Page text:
Rhinology Allergy General Flashcards Preview

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Flashcards in Rhinology Allergy General Deck (47)
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1
Q

What hypothesis postulates that the increase in
allergic and atopic diseases in the world is
secondary to reductions in infectious disease as
well as cleaner environments that limit our
exposure to common allergens when we are young
and more likely to become tolerant to them rather
than allergic?

A

Hygiene hypothesis

2
Q

What are the two phases of an allergic reaction?

A

Early and late responses

3
Q

What is the clinical term used to refer to patients who
have a genetic predisposition toward developing an
allergic response after exposure to an antigen?

A

Atopy

4
Q

What are the types of hypersensitivity reactions?

A

Type I: Immediate/anaphylactic or antibody mediated
● Type II: Cytotoxic T-cell mediated
● Type III: Immune complex mediated
● Type IV: Delayed hypersensitivity

5
Q

What is another name for the hypersensitivity

reactions?

A

Gell and Coombs classes

6
Q

Anaphylaxis is a form of what type of

hypersensitivity reaction?

A

Type I, immediate or antibody-mediated

7
Q

What is the most important cytokine in the early
or acute phase of a type I hypersensitivity
reaction?

A

Histamine

8
Q

What is the predominant cell type during an early

or acute phase type I hypersensitivity reaction?

A

Mast cells

9
Q

What is the predominant cell type during the late

phase of a type I hypersensitivity reaction?

A

Eosinophils

10
Q

In what type of hypersensitivity reaction might
you see a systemic hypersensitivity induced by an

unknown factor that results in IgG- or IgM-
mediated cytotoxic action against an antigen

located on the surface of a cell (or complement-
mediated lysis of the cell)?

A

Type II (cytotoxic) hypersensitivity

11
Q

In what hypersensitivity reaction are immune com-
plexes formed (IgG) as a result of the presence of
drugs/bacterial products, which result in complement activation and a delayed (days) acute
inflammatory reaction?

A

Type III (immune complex mediated) hypersensitivity

12
Q

In what hypersensitivity reaction do antigens
directly stimulate T-cell activation and cell-
mediated inflammation resulting in dermatitis,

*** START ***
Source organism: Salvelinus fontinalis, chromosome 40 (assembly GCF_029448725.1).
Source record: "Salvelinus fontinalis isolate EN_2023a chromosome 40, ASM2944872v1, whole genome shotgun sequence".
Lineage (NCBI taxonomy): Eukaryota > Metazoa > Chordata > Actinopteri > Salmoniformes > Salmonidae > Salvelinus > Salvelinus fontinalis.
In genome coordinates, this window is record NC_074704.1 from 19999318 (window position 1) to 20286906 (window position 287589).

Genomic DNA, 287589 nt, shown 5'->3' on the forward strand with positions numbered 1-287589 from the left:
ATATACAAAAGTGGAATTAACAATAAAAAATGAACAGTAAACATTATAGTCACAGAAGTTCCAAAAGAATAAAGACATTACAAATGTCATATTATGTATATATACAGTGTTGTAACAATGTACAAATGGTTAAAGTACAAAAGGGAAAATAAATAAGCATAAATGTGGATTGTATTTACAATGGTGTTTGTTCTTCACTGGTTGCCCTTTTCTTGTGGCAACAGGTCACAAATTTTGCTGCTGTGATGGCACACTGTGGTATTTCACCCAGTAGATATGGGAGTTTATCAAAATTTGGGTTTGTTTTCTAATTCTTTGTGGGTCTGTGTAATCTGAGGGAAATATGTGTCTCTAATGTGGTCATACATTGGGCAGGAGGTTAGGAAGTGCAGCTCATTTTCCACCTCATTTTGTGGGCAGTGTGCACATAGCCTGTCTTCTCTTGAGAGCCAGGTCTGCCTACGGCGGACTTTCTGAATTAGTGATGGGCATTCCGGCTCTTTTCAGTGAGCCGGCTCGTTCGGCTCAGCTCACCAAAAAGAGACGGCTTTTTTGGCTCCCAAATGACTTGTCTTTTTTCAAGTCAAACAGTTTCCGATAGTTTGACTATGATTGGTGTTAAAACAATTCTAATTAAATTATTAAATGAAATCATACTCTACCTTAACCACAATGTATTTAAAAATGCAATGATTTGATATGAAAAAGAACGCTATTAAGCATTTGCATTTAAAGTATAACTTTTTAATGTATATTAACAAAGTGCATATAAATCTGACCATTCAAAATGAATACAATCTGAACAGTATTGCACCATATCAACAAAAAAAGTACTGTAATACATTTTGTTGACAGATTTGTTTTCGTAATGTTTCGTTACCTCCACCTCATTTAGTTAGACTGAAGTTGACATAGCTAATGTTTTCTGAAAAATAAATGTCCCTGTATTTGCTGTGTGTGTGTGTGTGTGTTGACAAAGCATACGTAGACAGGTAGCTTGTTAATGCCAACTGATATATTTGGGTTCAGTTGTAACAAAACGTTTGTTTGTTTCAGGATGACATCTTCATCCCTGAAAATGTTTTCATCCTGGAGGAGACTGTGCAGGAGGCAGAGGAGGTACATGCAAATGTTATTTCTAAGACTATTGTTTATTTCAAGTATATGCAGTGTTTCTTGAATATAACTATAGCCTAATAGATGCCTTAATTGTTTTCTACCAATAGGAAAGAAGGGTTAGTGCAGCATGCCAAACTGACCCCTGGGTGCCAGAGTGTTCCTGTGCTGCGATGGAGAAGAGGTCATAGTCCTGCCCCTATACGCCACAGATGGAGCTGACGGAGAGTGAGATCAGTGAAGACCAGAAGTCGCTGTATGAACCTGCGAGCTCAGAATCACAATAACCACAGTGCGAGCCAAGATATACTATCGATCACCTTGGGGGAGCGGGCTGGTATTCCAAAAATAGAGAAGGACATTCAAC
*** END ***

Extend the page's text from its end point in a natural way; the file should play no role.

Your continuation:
granulomatous disease and some fungal disease?

A

Type IV (delayed) hypersensitivity

13
Q

What three cell types are required during the
primary antigen exposure for the formation of
antigen specific IgE antibody formation?

A

● Mast cells
● T cells (T-helper cells type 2 [TH2] pathway)
● B Cells

14
Q

After reexposure to an antigen, what is the result
of antigen-specific IgE crosslinking on mast cell
surfaces followed by release of preformed

mediators (histamine, tryptase, chymase) and syn-
thesis of newly formed mediators (leukotrienes,

prostaglandins, platelet activating factor,
interleukins, etc) that results in allergic symptoms
within minutes?

A

Early phase allergic response

15
Q

After reexposure to an antigen, what occurs after
the release of newly generated inflammatory
mediators that cause eosinophil, basophil,
monocyte, and lymphocyte migration, infiltration,
and cell-mediated inflammation, which can take
hours (i.e., 3 to 12 hours) to occur and can last for
up to or more than 24 hours?

A

Late-phase allergic response

16
Q

What is the definition of anaphylaxis?

A

A severe life-threatening generalized or systemic hyper-
sensitivity reaction that may involve urticaria, angioedema,
bronchospasm, hypotension, and shock

17
Q

What are the criteria for diagnosing anaphylaxis?

A

● Criterion 1: Acute onset (minutes) of illness with
involvement of skin, mucosa, or both with either
respiratory compromise or hypotension
● Criterion 2: At least two of the following occurring within
minutes of an exposure to a likely allergen:
○ Involvement of skin-mucosa tissue
○ Respiratory compromise
○ Hypotension